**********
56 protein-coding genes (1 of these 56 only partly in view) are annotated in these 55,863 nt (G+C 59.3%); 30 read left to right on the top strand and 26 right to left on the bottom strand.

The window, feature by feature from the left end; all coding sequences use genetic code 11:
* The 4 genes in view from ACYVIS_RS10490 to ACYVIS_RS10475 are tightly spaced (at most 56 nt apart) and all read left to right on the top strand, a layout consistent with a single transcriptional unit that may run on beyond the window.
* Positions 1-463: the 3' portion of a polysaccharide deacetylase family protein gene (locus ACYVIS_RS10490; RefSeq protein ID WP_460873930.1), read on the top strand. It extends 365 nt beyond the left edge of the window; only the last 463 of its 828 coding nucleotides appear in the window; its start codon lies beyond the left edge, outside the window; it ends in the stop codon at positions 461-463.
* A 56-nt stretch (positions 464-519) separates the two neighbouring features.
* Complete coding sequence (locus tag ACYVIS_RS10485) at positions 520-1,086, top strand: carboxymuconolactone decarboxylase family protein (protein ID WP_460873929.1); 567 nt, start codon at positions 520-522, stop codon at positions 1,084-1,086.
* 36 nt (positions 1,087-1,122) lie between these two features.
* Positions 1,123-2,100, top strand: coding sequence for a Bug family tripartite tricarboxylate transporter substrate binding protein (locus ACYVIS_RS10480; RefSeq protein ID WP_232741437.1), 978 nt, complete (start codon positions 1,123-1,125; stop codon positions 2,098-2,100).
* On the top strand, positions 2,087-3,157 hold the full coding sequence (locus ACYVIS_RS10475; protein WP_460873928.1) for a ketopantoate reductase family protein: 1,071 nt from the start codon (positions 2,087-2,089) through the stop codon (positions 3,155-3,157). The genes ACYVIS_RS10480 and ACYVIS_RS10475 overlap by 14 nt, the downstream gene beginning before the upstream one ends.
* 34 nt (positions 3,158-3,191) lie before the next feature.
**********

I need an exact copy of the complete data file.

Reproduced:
56 protein-coding genes (1 of these 56 only partly in view) are annotated in these 55,863 nt (G+C 59.3%); 30 read left to right on the top strand and 26 right to left on the bottom strand.

The window, feature by feature from the left end; all coding sequences use genetic code 11:
* The 4 genes in view from ACYVIS_RS10490 to ACYVIS_RS10475 are tightly spaced (at most 56 nt apart) and all read left to right on the top strand, a layout consistent with a single transcriptional unit that may run on beyond the window.
* Positions 1-463: the 3' portion of a polysaccharide deacetylase family protein gene (locus ACYVIS_RS10490; RefSeq protein ID WP_460873930.1), read on the top strand. It extends 365 nt beyond the left edge of the window; only the last 463 of its 828 coding nucleotides appear in the window; its start codon lies beyond the left edge, outside the window; it ends in the stop codon at positions 461-463.
* A 56-nt stretch (positions 464-519) separates the two neighbouring features.
* Complete coding sequence (locus tag ACYVIS_RS10485) at positions 520-1,086, top strand: carboxymuconolactone decarboxylase family protein (protein ID WP_460873929.1); 567 nt, start codon at positions 520-522, stop codon at positions 1,084-1,086.
* 36 nt (positions 1,087-1,122) lie between these two features.
* Positions 1,123-2,100, top strand: coding sequence for a Bug family tripartite tricarboxylate transporter substrate binding protein (locus ACYVIS_RS10480; RefSeq protein ID WP_232741437.1), 978 nt, complete (start codon positions 1,123-1,125; stop codon positions 2,098-2,100).
* On the top strand, positions 2,087-3,157 hold the full coding sequence (locus ACYVIS_RS10475; protein WP_460873928.1) for a ketopantoate reductase family protein: 1,071 nt from the start codon (positions 2,087-2,089) through the stop codon (positions 3,155-3,157). The genes ACYVIS_RS10480 and ACYVIS_RS10475 overlap by 14 nt, the downstream gene beginning before the upstream one ends.
* 34 nt (positions 3,158-3,191) lie before the next feature.